Bruce Steir (not verified)
April 28, 2011

Keeping Score was so beautiful that I can not find the words to describe how meserized I was by the music, photography,history,naration and editing. As a long time patron of the San Francisco Symphony, I am pleased that this wondereful program will reach a national audience.

Lorel Kapke (not verified)
April 28, 2011

Thanks for sharing the link to your past episodes of the SF Symphony / Keeping Score.

Eric Jones (not verified)
May 23, 2011

Check your PBS listing for June 23 and June 30th...

Lisa (not verified)
June 20, 2011

A few weeks ago, The Washington Post in WDC printed that the television series about classical composers "Keeping Score" will be showing two documentaries "Origins" and "Legacy" on June 23rd and June 30th. It further states, "On WETA, check local listings for exact times."

Well, I checked and NOTHING for 6/23 on WETA is showing this program. Can you help please? During Mahler month this past May on WETA classical station, I listened and fell in love with Mahler's music and very much want to watch this program. But it will not show this Thursday in WDC!!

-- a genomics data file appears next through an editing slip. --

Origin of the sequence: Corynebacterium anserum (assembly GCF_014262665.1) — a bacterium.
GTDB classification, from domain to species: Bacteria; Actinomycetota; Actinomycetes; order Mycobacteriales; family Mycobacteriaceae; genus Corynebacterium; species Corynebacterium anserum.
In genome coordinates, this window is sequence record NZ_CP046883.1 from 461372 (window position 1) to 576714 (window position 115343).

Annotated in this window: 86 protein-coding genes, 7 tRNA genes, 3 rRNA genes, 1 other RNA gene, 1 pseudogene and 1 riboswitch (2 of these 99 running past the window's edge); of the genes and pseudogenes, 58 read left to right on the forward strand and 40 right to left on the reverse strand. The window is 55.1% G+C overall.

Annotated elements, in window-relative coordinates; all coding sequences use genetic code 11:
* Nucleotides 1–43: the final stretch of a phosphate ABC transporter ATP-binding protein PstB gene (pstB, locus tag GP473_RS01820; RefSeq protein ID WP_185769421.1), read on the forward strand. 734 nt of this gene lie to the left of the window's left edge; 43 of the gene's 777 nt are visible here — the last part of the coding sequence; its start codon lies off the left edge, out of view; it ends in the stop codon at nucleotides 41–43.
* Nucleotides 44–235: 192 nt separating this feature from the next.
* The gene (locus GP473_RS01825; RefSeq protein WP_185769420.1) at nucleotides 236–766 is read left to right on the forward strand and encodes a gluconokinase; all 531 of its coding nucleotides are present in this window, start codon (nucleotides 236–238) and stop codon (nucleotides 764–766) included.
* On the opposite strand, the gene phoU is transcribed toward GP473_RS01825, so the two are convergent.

Keeping Score (not verified)
June 23, 2011

Hi Lisa,

WETA will show Part 1 "Origins" on Tuesday 6/28 at 10pm, and Symphony No. 1 on Wednesday 6/29 at 4pm. Then "Legacy" and "A Mahler Journey" will air on Thursday 6/30 from 9-11pm.

Hope that helps!

Keeping Score

Sima M Schwartz (not verified)
June 24, 2011

Thanks a lot to San Francisco Symphony and a conductor Michael Tilson Thomas for a great presentation of Gustav Mahler's spirit & music!!!
I watched TV Keeping Score on June the 23rd 2011 with non stopping desire to see and hear more about G. Mahler's deep, same time simple and complicated beautiful composition of the 1st Simphony.
This Origins and Legacy program should be available to school age audiences to understand classical music approach of sound, nature and human spirit!
Congratulations,
Sima Schwartz

Melissa Moon (not verified)
June 24, 2011

Bruno Walter, Lenny, now MTT ... Great interpreters of Mahler's music. Thank you so much for posting info about this on FB, or I would not have known. I just listened to both Origins and the entire Sym. #1 shows with tears, joy, and delight. I have been a Mahler devotee all my life. In my view, there is no other composer who explores and demonstrates the depths, heights, and indominable, inextinguishable power of the human spirit than Mahler.